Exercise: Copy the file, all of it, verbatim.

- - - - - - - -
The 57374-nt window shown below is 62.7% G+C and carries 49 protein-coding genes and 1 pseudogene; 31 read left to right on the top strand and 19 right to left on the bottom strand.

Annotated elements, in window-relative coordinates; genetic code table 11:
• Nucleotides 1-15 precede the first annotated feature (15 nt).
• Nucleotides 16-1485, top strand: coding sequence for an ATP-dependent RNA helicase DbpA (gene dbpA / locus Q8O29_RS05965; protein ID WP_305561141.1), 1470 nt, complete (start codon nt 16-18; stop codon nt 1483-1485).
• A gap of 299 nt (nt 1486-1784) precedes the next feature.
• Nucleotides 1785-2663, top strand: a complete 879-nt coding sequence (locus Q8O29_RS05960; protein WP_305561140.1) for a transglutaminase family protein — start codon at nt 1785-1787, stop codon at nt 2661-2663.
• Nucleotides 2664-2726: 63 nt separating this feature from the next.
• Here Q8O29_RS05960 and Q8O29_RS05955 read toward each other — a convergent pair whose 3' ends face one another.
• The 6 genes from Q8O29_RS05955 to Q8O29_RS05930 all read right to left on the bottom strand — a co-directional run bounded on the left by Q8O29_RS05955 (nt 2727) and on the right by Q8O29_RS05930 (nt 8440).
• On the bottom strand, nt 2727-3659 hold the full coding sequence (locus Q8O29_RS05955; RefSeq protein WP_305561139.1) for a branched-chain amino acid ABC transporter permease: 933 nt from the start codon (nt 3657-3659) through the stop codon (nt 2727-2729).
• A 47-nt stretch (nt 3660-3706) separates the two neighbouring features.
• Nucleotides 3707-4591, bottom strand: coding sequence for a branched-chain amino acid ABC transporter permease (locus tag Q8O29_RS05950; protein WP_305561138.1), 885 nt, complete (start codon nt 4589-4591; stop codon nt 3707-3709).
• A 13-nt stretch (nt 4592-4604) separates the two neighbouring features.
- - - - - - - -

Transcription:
The 57374-nt window shown below is 62.7% G+C and carries 49 protein-coding genes and 1 pseudogene; 31 read left to right on the top strand and 19 right to left on the bottom strand.

Annotated elements, in window-relative coordinates; genetic code table 11:
• Nucleotides 1-15 precede the first annotated feature (15 nt).
• Nucleotides 16-1485, top strand: coding sequence for an ATP-dependent RNA helicase DbpA (gene dbpA / locus Q8O29_RS05965; protein ID WP_305561141.1), 1470 nt, complete (start codon nt 16-18; stop codon nt 1483-1485).
• A gap of 299 nt (nt 1486-1784) precedes the next feature.
• Nucleotides 1785-2663, top strand: a complete 879-nt coding sequence (locus Q8O29_RS05960; protein WP_305561140.1) for a transglutaminase family protein — start codon at nt 1785-1787, stop codon at nt 2661-2663.
• Nucleotides 2664-2726: 63 nt separating this feature from the next.
• Here Q8O29_RS05960 and Q8O29_RS05955 read toward each other — a convergent pair whose 3' ends face one another.
• The 6 genes from Q8O29_RS05955 to Q8O29_RS05930 all read right to left on the bottom strand — a co-directional run bounded on the left by Q8O29_RS05955 (nt 2727) and on the right by Q8O29_RS05930 (nt 8440).
• On the bottom strand, nt 2727-3659 hold the full coding sequence (locus Q8O29_RS05955; RefSeq protein WP_305561139.1) for a branched-chain amino acid ABC transporter permease: 933 nt from the start codon (nt 3657-3659) through the stop codon (nt 2727-2729).
• A 47-nt stretch (nt 3660-3706) separates the two neighbouring features.
• Nucleotides 3707-4591, bottom strand: coding sequence for a branched-chain amino acid ABC transporter permease (locus tag Q8O29_RS05950; protein WP_305561138.1), 885 nt, complete (start codon nt 4589-4591; stop codon nt 3707-3709).
• A 13-nt stretch (nt 4592-4604) separates the two neighbouring features.